I confess I’m utterly perplexed at the schizophrenic way the PN is dealing with the storm of criticism coming towards the government of Malta from institutions outside it.

The way they bashed Green MEP Sven Giegold in the last few days “condemning” him for calling for the European Commission to start Article 7 procedures in respect of Malta is frankly bewildering.

Especially since in the same statement they “challenge” him to follow the PN’s example of putting pressure on Malta’s government (they’ve taken to calling them Socialist again, what’s up with that?) to right its wrongs.

What did you think Sven Giegold was doing? 

And what sort of pressure does the PN have in mind? Cuddling the government to death?

For a long while now we’ve been complaining that of all the European institutions it has been the European Parliament that has stepped in, in defence of the rule of law and ordinary justice in Malta. Parliamentarians from across the political spectrum — right to left — have investigated what was going on here — the corruption, the suppression of fundamental freedoms, the frustration of the rule of law, the manipulation of the judiciary, the killing of a journalist and the intimidation of free speech — and called for a change in direction.

But we have long lamented that the European Parliament can only make declarative statements. It does not have the executive authority to do more.

Joseph Muscat demonstrated his contempt for them when to their face he told MEPs he was not too bothered with what Parliamentarians tell him. He would rather listen to what other governments would say to him.

Sven Giegold was there through and through. If anything he is one of the most obvious cases of MEPs who spoke up for the rule of law in Malta with little to no political advantage for himself. Labour could accuse politicians of the European People’s Party of acting in sympathy with the interests of Malta’s Opposition.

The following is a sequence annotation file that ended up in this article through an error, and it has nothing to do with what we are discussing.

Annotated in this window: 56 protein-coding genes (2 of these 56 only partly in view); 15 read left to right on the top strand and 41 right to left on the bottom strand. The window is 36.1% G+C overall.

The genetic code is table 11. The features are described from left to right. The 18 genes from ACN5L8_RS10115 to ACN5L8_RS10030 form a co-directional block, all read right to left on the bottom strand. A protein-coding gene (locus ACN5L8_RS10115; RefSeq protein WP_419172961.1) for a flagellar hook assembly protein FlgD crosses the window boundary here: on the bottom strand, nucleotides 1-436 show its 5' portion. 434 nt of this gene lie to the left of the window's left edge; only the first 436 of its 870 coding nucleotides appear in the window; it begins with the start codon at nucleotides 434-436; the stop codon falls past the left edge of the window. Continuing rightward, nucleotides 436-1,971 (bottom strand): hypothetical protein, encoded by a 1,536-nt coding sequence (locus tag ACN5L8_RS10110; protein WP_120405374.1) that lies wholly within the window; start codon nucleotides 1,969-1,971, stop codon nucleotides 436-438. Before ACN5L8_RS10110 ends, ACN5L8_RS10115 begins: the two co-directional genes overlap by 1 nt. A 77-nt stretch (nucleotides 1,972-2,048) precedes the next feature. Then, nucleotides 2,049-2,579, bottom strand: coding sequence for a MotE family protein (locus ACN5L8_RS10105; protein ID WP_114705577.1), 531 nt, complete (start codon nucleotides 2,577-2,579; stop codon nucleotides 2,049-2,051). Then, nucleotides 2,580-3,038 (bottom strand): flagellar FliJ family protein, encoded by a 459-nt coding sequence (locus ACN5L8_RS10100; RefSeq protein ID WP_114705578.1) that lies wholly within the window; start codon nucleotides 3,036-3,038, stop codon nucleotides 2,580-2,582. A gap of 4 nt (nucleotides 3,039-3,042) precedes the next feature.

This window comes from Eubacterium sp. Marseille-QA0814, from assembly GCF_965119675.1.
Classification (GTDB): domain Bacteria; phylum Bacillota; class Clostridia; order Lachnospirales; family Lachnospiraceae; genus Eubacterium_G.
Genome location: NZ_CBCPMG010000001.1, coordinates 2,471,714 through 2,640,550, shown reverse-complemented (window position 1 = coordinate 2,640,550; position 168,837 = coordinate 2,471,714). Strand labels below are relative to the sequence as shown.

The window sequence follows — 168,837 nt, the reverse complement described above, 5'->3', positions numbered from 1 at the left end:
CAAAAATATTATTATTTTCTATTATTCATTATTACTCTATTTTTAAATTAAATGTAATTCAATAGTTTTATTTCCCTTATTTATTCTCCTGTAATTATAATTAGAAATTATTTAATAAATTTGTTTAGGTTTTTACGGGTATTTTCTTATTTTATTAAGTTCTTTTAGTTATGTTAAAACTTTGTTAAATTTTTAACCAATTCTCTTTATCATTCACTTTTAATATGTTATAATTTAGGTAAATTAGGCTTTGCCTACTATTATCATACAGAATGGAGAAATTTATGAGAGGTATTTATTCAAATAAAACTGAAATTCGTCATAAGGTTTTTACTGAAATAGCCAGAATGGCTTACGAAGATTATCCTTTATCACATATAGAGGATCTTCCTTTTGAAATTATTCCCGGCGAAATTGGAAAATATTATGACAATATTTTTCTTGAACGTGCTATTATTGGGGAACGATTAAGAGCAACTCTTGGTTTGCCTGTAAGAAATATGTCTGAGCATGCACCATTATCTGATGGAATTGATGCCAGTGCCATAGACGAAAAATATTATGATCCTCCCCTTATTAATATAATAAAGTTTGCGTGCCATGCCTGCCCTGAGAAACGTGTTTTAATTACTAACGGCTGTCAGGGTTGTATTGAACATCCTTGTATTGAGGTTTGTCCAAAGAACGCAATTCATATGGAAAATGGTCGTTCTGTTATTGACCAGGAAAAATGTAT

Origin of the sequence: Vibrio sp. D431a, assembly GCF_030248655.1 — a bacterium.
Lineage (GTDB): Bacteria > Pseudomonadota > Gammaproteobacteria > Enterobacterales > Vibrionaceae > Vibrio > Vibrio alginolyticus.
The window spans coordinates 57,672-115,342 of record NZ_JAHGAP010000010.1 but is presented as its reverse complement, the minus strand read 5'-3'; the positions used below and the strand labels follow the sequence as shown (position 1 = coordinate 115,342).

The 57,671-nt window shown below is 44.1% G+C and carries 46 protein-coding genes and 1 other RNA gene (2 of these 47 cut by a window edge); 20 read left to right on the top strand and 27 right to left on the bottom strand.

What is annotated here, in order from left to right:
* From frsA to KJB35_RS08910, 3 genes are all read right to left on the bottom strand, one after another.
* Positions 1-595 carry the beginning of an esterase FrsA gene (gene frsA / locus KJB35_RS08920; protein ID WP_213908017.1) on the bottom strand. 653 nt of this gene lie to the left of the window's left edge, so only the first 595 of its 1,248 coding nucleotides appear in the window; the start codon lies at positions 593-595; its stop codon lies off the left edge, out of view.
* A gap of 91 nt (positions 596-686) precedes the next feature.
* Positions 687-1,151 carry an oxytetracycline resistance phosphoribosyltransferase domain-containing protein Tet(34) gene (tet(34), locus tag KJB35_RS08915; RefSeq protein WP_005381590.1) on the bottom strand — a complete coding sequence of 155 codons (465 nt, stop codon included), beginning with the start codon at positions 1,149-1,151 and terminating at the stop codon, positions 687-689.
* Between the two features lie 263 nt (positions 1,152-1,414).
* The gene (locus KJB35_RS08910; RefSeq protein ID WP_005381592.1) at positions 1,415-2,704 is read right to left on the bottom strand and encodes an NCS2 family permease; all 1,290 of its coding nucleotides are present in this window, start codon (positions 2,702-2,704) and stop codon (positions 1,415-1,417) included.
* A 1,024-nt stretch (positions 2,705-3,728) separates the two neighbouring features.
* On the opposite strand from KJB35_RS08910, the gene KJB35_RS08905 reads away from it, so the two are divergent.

But how do you explain the determined action of Socialists (like Ana Gomes), Leftists (like Stelios Kouloglou), Liberals (like Sophie in ’t Veld) and Greens like Sven Giegold?

Theirs is a truly objective assessment that we desperately need, an independent testimony that we depend on to somehow counter the dogmatic paradigm imposed by Joseph Muscat.

For months we have complained the European Commission was slow to act. Jean Claude Juncker depended on Joseph Muscat’s friendship in the Council. Frans Timmermans needed Joseph Muscat’s alliance in the Socialist Party. The European Commission was genuinely distracted by bigger fish in Hungary and Poland.

What Sven Giegold is calling for is what anyone concerned with what’s going on in Malta is calling for: legal and appropriate action by the European Commission, the institution tasked with guarding the Treaty of European Union and with the legal power to do so.

When speaking about “punishing the people,” in respect of using Article 7, the PN has shown a woeful lack of understanding of the basic workings of EU law and the governance of its institutions. They seem to be perceiving Article 7 as some bombing raids on civilians authorised by the UN Security Council to try to spur the people into bringing about regime change.

That’s not what this is about at all. This is about “putting pressure” on Malta’s government, destroying the fictitious notion that Joseph Muscat is doing no wrong and that all this complaining is because of personal or partisan dislikes.

The PN can’t continue to live under the illusion that it is of any relevance or effect in resisting Joseph Muscat. It needs all the friends it can get. It needs to encourage the continued interest of objective observers in the misery of our plight. And we need the European Commission to snap out of its stupor not to continue to find reasons to cajole and caress Joseph Muscat.

Once again Joseph Muscat has found his greatest ally in Adrian Delia’s party.

Malta, on the other hand, may have very well lost an ally in Sven Giegold and others who must wonder how deeply corruption is set in this country that even a political Opposition seems keen to cover for the foibles of its government.